“Based on a true story.”
Hollywood packages many of its biographical movies in such a manner, but my experiences in covering the controversial aftermath of a 1999 flick, The Hurricane, about the life and times of incarcerated former middleweight contender Rubin “Hurricane” Carter, taught me that separating truth from fiction is frequently a matter of individual perception. For whatever reason, most people choose to believe what they want to believe. Maybe that’s because human beings are prone to react subjectively, on the basis of their own personal emotions and biases, rather than on a dispassionate review of factual matters.
As Norman Jewison, director of The Hurricane, said after a lawsuit brought by former middleweight champion Joey Giardello, whose winning defense of his title in a Dec. 14, 1964, bout against Carter in Philadelphia was severely distorted in the film (and on this point there can be no doubt), observed after Giardello’s suit was settled out of court, “The truth is a moving target, I found. When you make a film about real people, about something that really happened, you’ll never get it right because there’s always somebody who’s going to disagree with you.”
The announcement of Carter’s death on Easter Sunday, at age 76 and after a long bout with prostate cancer, brought back a flood of memories of how difficult it sometimes is to pronounce anything as the incontrovertible truth, because, as Mr. Jewison correctly noted, truth is almost always slippery to pin down to everyone’s satisfaction. And that’s especially the case when the movie people decide to take what is or what was real and twist it, like a pile of Silly Putty, into a story line that fits a particular director’s or screenwriter’s agenda.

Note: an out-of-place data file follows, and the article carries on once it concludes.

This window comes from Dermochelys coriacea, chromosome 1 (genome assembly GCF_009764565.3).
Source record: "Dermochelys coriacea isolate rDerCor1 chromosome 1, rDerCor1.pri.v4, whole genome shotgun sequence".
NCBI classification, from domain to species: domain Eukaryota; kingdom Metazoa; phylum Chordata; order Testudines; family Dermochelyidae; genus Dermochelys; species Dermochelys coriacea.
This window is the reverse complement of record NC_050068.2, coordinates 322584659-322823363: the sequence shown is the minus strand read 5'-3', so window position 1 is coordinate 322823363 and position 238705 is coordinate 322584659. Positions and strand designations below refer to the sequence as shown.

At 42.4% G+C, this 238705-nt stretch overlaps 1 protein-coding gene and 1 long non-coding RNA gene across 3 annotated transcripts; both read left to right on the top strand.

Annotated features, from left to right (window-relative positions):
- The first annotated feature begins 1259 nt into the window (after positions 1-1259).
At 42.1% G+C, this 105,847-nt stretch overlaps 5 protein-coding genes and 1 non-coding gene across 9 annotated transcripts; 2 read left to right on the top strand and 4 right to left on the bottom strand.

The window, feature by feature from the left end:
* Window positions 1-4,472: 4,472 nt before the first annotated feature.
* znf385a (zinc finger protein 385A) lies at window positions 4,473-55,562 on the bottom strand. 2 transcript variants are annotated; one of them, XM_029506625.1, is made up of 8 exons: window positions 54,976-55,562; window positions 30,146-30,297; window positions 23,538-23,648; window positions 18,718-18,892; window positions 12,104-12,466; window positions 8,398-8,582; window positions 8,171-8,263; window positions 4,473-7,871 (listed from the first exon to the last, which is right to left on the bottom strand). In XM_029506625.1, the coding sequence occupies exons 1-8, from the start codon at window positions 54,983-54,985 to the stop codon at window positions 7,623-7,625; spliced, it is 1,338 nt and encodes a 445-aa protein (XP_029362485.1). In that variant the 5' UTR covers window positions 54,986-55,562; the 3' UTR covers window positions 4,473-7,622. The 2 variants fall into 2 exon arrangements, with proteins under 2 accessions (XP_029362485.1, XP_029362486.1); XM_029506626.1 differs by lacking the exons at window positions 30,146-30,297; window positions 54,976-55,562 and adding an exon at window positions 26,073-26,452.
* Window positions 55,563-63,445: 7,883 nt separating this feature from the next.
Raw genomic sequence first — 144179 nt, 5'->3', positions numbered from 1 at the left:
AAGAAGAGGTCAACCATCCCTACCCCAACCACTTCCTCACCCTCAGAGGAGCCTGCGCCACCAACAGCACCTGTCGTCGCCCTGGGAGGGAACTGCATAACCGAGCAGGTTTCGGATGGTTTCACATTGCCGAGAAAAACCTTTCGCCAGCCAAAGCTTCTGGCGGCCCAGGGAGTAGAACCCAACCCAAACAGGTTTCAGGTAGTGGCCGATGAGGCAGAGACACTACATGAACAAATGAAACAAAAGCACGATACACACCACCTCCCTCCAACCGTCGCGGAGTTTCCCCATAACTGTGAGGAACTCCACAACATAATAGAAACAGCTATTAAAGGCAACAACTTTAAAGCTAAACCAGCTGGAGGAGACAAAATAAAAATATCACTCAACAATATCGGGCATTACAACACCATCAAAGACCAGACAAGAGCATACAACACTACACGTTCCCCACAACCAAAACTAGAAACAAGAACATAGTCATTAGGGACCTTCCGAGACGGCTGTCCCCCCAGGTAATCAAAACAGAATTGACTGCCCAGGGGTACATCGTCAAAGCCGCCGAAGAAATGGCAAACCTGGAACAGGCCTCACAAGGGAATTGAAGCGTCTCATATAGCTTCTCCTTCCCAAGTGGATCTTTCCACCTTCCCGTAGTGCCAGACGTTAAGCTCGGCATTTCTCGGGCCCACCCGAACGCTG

All the news stories I’ve read about Carter’s death state, unequivocally, that he was a black man wrongfully convicted of the murder of three white patrons of a Paterson, N.J., bar in 1966. That verdict, arrived at by an all-white jury, resulted in Carter spending 22 years behind bars. But is “not guilty” the equivalent of “innocent”? There are still people familiar with the case who insist that a judge’s eventual overturning of Carter’s conviction was based on procedural matters –namely, prosecutorial errors – rather than on evidentiary ones. The only way anyone can say with any degree of certainty that Rubin Carter was or wasn’t a murderer was to have been in that bar the night those three people were killed, in which case the observer either would have wound up as another corpse or, had he or she survived, could have testified that it was or wasn’t someone other than the boxer who pulled the trigger.
It is not my intention to speculate about the larger and more prevalent theme of The Hurricane, which is the senseless killing of three people and one man’s possibly unjust two-decades-plus spent behind bars in retribution for those deaths. But there is a key three-minute sequence in Jewison’s otherwise well-made, well-received film that casts a dark shadow about the authenticity of the entire finished product, and how that depiction played fast and loose with something indisputably true. That sequence deals with Carter’s bout with Giardello (whose real name was Carmine Tilelli), an honest workman who was inducted into the International Boxing Hall of Fame in 1991.
In the movie, Giardello is shown taking a horrific beating from Carter in the 15th and final round. After a delay in the tabulation of the judges’ scorecards, the champion is proclaimed the winner by unanimous decision, an announcement greeted with boos and catcalls from the audience in the Philadelphia Civic Center. An unnamed blow-by-blow commentator for the telecast is also aghast at the injustice perpetrated against the challenger.